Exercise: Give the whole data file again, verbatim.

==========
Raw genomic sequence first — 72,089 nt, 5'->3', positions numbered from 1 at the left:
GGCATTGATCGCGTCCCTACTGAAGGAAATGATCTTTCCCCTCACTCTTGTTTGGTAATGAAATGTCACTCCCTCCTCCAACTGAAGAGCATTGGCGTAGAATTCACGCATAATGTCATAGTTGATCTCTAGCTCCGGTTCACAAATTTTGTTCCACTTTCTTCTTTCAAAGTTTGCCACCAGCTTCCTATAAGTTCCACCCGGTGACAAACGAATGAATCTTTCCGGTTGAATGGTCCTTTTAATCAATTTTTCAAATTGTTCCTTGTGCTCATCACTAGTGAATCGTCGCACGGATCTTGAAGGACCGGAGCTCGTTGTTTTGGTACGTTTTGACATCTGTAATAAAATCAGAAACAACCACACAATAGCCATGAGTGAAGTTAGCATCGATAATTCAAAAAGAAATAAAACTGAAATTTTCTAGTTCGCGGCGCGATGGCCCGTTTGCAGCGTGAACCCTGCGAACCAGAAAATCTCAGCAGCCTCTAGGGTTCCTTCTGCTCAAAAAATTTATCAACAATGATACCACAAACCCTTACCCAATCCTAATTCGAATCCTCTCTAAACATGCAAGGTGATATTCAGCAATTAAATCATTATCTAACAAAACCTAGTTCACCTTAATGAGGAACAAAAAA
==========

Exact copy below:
Raw genomic sequence first — 72,089 nt, 5'->3', positions numbered from 1 at the left:
GGCATTGATCGCGTCCCTACTGAAGGAAATGATCTTTCCCCTCACTCTTGTTTGGTAATGAAATGTCACTCCCTCCTCCAACTGAAGAGCATTGGCGTAGAATTCACGCATAATGTCATAGTTGATCTCTAGCTCCGGTTCACAAATTTTGTTCCACTTTCTTCTTTCAAAGTTTGCCACCAGCTTCCTATAAGTTCCACCCGGTGACAAACGAATGAATCTTTCCGGTTGAATGGTCCTTTTAATCAATTTTTCAAATTGTTCCTTGTGCTCATCACTAGTGAATCGTCGCACGGATCTTGAAGGACCGGAGCTCGTTGTTTTGGTACGTTTTGACATCTGTAATAAAATCAGAAACAACCACACAATAGCCATGAGTGAAGTTAGCATCGATAATTCAAAAAGAAATAAAACTGAAATTTTCTAGTTCGCGGCGCGATGGCCCGTTTGCAGCGTGAACCCTGCGAACCAGAAAATCTCAGCAGCCTCTAGGGTTCCTTCTGCTCAAAAAATTTATCAACAATGATACCACAAACCCTTACCCAATCCTAATTCGAATCCTCTCTAAACATGCAAGGTGATATTCAGCAATTAAATCATTATCTAACAAAACCTAGTTCACCTTAATGAGGAACAAAAAA